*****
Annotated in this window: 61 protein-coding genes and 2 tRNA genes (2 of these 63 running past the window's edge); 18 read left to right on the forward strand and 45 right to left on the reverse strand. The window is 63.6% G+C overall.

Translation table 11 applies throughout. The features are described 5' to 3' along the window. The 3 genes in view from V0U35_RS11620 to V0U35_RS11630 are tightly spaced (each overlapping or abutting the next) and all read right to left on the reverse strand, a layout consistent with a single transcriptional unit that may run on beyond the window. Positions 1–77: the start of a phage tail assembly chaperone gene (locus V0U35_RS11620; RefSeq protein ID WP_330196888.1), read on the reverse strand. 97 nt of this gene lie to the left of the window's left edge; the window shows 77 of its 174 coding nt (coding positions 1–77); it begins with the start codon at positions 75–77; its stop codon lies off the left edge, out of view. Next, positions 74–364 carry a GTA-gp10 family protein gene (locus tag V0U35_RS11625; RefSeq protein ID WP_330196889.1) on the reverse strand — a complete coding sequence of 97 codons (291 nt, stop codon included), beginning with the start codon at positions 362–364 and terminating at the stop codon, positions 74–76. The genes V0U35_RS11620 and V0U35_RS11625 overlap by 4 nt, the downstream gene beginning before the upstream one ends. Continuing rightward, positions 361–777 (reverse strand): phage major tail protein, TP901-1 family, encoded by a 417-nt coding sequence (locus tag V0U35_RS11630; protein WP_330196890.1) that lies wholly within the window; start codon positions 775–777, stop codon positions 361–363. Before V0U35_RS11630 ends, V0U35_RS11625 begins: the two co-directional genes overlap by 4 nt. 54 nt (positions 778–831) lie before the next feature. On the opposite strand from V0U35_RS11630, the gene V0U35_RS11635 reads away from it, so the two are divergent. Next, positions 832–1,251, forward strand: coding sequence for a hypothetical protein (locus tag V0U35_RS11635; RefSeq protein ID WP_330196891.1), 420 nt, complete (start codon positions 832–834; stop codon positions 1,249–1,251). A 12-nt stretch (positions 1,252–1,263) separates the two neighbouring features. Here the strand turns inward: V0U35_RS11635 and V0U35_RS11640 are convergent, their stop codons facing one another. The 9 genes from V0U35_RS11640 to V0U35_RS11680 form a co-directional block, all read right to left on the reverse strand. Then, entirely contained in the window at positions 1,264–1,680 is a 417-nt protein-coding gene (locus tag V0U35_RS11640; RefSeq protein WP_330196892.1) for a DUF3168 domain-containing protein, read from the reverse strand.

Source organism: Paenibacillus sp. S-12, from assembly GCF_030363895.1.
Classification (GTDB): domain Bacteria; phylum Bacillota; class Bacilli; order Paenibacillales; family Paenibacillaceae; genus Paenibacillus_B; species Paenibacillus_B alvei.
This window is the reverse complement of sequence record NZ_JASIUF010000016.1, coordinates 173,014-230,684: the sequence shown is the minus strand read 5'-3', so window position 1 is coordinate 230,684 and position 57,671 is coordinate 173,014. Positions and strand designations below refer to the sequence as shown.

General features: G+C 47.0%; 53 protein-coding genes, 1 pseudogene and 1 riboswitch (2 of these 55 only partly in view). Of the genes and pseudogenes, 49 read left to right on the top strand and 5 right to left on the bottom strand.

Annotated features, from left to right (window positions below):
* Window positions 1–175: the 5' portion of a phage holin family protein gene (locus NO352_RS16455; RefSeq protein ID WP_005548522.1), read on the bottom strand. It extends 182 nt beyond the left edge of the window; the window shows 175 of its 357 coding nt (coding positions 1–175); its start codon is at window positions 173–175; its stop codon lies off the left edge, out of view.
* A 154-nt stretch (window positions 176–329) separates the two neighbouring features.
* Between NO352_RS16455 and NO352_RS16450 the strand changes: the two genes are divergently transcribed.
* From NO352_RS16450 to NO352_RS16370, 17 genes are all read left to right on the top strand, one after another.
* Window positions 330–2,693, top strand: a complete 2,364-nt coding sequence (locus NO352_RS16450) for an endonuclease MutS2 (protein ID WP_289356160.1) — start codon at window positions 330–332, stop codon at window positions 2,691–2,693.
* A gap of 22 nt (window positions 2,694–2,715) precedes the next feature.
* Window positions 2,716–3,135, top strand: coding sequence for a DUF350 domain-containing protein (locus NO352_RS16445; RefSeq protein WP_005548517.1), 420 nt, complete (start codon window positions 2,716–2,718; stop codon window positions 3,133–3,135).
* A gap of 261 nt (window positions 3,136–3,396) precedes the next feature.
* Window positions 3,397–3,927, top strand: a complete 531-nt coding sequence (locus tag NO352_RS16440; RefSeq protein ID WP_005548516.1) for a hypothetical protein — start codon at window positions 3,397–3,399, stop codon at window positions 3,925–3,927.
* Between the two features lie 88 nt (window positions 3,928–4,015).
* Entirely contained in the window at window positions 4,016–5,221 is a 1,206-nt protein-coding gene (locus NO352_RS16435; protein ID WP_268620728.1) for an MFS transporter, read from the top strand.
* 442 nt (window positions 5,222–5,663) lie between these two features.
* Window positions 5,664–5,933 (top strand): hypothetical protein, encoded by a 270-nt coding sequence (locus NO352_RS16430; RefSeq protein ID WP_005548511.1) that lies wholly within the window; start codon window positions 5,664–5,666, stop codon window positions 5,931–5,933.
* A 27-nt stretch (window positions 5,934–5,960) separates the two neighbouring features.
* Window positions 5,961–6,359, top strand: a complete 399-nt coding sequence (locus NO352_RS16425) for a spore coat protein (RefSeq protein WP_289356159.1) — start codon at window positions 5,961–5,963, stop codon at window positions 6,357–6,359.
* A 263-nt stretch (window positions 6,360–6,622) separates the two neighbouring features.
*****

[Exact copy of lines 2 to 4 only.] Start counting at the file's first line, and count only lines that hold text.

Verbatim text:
Translation table 11 applies throughout. The features are described 5' to 3' along the window. The 3 genes in view from V0U35_RS11620 to V0U35_RS11630 are tightly spaced (each overlapping or abutting the next) and all read right to left on the reverse strand, a layout consistent with a single transcriptional unit that may run on beyond the window. Positions 1–77: the start of a phage tail assembly chaperone gene (locus V0U35_RS11620; RefSeq protein ID WP_330196888.1), read on the reverse strand. 97 nt of this gene lie to the left of the window's left edge; the window shows 77 of its 174 coding nt (coding positions 1–77); it begins with the start codon at positions 75–77; its stop codon lies off the left edge, out of view. Next, positions 74–364 carry a GTA-gp10 family protein gene (locus tag V0U35_RS11625; RefSeq protein ID WP_330196889.1) on the reverse strand — a complete coding sequence of 97 codons (291 nt, stop codon included), beginning with the start codon at positions 362–364 and terminating at the stop codon, positions 74–76. The genes V0U35_RS11620 and V0U35_RS11625 overlap by 4 nt, the downstream gene beginning before the upstream one ends. Continuing rightward, positions 361–777 (reverse strand): phage major tail protein, TP901-1 family, encoded by a 417-nt coding sequence (locus tag V0U35_RS11630; protein WP_330196890.1) that lies wholly within the window; start codon positions 775–777, stop codon positions 361–363. Before V0U35_RS11630 ends, V0U35_RS11625 begins: the two co-directional genes overlap by 4 nt. 54 nt (positions 778–831) lie before the next feature. On the opposite strand from V0U35_RS11630, the gene V0U35_RS11635 reads away from it, so the two are divergent. Next, positions 832–1,251, forward strand: coding sequence for a hypothetical protein (locus tag V0U35_RS11635; RefSeq protein ID WP_330196891.1), 420 nt, complete (start codon positions 832–834; stop codon positions 1,249–1,251). A 12-nt stretch (positions 1,252–1,263) separates the two neighbouring features. Here the strand turns inward: V0U35_RS11635 and V0U35_RS11640 are convergent, their stop codons facing one another. The 9 genes from V0U35_RS11640 to V0U35_RS11680 form a co-directional block, all read right to left on the reverse strand. Then, entirely contained in the window at positions 1,264–1,680 is a 417-nt protein-coding gene (locus tag V0U35_RS11640; RefSeq protein WP_330196892.1) for a DUF3168 domain-containing protein, read from the reverse strand.

Source organism: Paenibacillus sp. S-12, from assembly GCF_030363895.1.
Classification (GTDB): domain Bacteria; phylum Bacillota; class Bacilli; order Paenibacillales; family Paenibacillaceae; genus Paenibacillus_B; species Paenibacillus_B alvei.